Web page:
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Introducing extra testing of caravans or a new registration system would improve safety and reduce crime rates. New rules would also help the management of vehicles and improve the identification of trailers.
The DfT’s Trailer Safety Report says introducing tougher tests for light O2 trailers could have a safety-related benefit of £2.2million per year.
O2 trailers are considered light trailers and have a gross weights between 750kg and 3,500kg.
However, extra benefits have also been identified as the DfT pushes for changes such as the “prompt return” of stolen vehicles.
The report said: “A registration system would create a record of [the] number of trailers in circulation, weights and categories. This could be utilised in improving collision data.”
It added: “A mandatory registration system may allow for the prompt return of stolen assets, aiding insurance companies with claims relating to stolen vehicles.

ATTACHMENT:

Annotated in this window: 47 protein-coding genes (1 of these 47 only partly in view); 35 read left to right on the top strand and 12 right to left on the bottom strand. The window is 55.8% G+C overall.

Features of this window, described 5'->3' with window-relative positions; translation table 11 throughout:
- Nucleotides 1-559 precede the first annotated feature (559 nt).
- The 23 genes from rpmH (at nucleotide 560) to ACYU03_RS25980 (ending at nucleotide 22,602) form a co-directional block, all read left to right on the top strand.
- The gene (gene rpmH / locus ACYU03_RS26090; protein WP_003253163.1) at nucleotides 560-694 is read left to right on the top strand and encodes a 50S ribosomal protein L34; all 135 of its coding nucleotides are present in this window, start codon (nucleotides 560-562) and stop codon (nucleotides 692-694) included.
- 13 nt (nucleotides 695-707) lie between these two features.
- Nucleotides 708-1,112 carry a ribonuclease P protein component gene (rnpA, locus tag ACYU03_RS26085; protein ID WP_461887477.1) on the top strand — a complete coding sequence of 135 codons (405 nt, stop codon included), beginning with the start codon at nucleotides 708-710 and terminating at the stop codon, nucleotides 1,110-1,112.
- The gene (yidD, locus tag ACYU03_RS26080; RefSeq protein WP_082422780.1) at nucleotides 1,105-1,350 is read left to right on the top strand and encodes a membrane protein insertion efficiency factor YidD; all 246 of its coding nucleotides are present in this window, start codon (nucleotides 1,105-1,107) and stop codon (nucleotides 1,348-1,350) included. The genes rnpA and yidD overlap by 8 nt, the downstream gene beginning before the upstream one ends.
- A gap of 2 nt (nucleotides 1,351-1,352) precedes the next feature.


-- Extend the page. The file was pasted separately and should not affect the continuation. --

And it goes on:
“Mandatory registration could allow for infrequently used trailers and caravans to be declared SORN when not in use and may help regulation of scrappage at the end of service life.
“Mandatory registration and testing could improve the standard of trailer maintenance and safety.
“The introduction of a new testing/registration scheme could be an opportunity to rationalise and simplify legislation of trailers and driver licencing.”
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The DfT’s Trailer Safety Report claims the testing and registration fees could cost owners about £74million per year in total.
They suggest it would cost £61million to set up a registration scheme for existing light trailers.
The new changes are being considered after the DfT found a “poor level of compliance” around safety.
They said this was a “cause for concern” and would lead to caravan owners facing more safety checks.
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